If you’re a struggling entrepreneur or startup that’s been finding yourself forgoing on your own paycheck or even dipping into your savings to keep your business running… you may not be as alone as you think.
In a study done by an Atlanta-based, small business loan service provider, Kabbage, surveying over 500 business owners who had each been CEOs for at least ten and a half years, 51% of entrepreneurs reported that they skipped out on paying themselves for the first few months of business operation. Out of that 51%, 26% reported they went 2-6 months without cutting a paycheck for themselves, while 25% went even as long as 6 months and beyond.
It’s no secret that it’s hard work creating and maintaining a successful startup. For 63% of entrepreneurs, anxiety and stress over keeping up a steady cash flow in the business is a common worry – sometimes leading to a diminished sleep cycle and social life.
And yet, if we’re to learn anything from the startup greats, it’s that having a scrappy beginning doesn’t necessarily mean you won’t succeed – on the contrary, it builds character.
For the two co-founders of Lyft, the now $15 billion ride-sharing app, both John Zimmer and Logan Green didn’t issue themselves a paycheck throughout the first 3 years of operation.
“It was helpful that I saved some money,” Zimmer shared with Business Insider, during an episode of the podcast Success: How I Did It. “We basically lived in an apartment that was also our office. We called it the ‘apartifice.'”
But just because it keeps the lights on and may provide more cash flow stability, doesn’t mean you should necessarily forgo your salary.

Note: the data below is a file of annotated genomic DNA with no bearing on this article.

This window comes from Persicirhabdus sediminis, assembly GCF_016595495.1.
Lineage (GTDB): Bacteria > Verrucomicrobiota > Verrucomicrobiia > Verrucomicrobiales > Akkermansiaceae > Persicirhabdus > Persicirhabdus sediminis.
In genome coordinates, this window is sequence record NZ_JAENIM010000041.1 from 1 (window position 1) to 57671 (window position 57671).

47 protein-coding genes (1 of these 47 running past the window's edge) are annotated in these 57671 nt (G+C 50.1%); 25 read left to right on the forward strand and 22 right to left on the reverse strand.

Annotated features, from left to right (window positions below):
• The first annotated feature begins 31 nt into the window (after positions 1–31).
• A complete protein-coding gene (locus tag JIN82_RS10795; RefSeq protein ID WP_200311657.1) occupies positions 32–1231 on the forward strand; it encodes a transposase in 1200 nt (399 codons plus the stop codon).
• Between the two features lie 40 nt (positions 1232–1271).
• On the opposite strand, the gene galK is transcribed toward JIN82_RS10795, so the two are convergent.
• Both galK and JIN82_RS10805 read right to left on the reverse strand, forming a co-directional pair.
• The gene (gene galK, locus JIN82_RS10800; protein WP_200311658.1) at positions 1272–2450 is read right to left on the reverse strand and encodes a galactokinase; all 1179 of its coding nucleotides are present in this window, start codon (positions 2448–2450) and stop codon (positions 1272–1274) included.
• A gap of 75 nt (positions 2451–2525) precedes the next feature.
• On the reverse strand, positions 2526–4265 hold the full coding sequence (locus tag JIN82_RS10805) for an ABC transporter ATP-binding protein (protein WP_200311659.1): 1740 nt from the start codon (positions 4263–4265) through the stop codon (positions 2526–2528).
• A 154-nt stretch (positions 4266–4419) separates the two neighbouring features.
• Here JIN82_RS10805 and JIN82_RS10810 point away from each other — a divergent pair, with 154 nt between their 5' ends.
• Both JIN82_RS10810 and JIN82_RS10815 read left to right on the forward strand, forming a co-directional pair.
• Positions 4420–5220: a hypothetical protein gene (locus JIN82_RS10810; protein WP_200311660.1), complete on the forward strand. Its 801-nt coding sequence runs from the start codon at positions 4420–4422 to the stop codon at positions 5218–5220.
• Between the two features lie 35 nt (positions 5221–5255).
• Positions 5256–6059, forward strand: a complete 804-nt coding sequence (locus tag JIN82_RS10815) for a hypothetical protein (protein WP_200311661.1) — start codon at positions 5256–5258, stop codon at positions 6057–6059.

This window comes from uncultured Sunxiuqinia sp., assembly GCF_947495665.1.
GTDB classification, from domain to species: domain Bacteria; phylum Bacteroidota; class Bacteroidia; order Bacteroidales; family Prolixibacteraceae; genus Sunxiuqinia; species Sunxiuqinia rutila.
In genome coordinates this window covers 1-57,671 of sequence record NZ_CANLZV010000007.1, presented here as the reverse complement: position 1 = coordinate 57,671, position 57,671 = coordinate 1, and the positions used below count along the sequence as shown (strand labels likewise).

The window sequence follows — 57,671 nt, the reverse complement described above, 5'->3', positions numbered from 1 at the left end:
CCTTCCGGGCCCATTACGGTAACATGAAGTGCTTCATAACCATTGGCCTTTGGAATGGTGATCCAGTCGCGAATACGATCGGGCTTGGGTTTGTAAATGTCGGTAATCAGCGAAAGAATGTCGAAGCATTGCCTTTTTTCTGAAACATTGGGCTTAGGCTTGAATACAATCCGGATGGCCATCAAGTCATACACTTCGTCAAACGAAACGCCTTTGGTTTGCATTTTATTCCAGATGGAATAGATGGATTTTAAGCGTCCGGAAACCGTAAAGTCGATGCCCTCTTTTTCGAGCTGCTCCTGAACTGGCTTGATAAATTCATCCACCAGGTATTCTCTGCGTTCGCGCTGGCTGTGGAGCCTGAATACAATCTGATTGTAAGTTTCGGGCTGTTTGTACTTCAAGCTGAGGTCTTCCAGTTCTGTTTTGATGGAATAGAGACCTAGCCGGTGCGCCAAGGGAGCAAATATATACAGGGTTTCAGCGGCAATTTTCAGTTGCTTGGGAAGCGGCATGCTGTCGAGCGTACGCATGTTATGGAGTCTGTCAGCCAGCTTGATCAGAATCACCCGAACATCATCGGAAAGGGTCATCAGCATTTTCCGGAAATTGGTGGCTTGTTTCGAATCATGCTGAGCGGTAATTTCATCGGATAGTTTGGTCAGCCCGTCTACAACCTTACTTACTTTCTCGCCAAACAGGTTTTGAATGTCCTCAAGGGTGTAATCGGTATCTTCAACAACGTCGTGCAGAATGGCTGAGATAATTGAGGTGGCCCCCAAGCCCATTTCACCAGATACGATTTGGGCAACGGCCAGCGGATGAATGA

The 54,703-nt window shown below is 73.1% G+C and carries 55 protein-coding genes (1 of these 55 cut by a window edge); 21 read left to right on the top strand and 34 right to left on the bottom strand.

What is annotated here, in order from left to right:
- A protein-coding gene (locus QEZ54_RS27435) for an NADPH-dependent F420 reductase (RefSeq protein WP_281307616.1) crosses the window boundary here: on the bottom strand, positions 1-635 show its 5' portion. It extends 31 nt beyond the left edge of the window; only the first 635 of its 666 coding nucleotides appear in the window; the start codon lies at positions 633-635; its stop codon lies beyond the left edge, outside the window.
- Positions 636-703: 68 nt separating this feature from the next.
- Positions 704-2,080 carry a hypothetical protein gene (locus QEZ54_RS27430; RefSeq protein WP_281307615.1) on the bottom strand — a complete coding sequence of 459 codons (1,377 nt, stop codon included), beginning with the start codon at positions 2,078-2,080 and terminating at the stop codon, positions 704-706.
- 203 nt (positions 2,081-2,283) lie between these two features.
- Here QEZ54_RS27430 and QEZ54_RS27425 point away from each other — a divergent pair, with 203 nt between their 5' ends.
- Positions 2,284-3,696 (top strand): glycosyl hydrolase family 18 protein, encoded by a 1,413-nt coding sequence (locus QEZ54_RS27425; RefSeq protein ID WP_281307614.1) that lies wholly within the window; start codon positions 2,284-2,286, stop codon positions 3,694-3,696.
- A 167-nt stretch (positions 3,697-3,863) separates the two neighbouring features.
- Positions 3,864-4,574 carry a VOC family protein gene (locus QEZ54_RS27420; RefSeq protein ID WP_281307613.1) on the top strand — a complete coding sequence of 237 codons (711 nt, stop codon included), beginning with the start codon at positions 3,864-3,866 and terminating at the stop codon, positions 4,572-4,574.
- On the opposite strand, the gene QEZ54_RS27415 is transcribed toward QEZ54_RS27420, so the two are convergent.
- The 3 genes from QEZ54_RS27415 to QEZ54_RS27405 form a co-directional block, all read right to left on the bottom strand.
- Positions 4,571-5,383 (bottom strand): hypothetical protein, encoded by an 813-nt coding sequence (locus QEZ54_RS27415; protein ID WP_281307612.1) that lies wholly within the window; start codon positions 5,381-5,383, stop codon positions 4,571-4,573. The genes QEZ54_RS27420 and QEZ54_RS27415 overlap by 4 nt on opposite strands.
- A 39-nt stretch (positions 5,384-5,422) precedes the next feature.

Take Julia Collins, for example, Zume Pizza’s co-founder and once CFO to the Mexican and barbecue fusion restaurant, Mexicue. For two whole years, Collins avoided cutting a paycheck for herself, and the result was a serious case of burnout until she finally started giving herself the salary she deserved.
“The journey of being a founder is very taxing,” Collins summarized during January’s Black Women Raise Conference. “What I didn’t know is that when you raise money in rounds, it’s appropriate to take money from the table. You should negotiate a way to sell some of your equity in order to build yourself a cushion.”
The bottom line? Do what you need to do to feel secure in building your business, but don’t forget to take care of yourself too. If a little scrappy saving and paycheck skipping is required, then take comfort in the fact that you’re not the only one – just as long as you don’t stay stuck in that rut so long you run yourself, and your business, into the ground.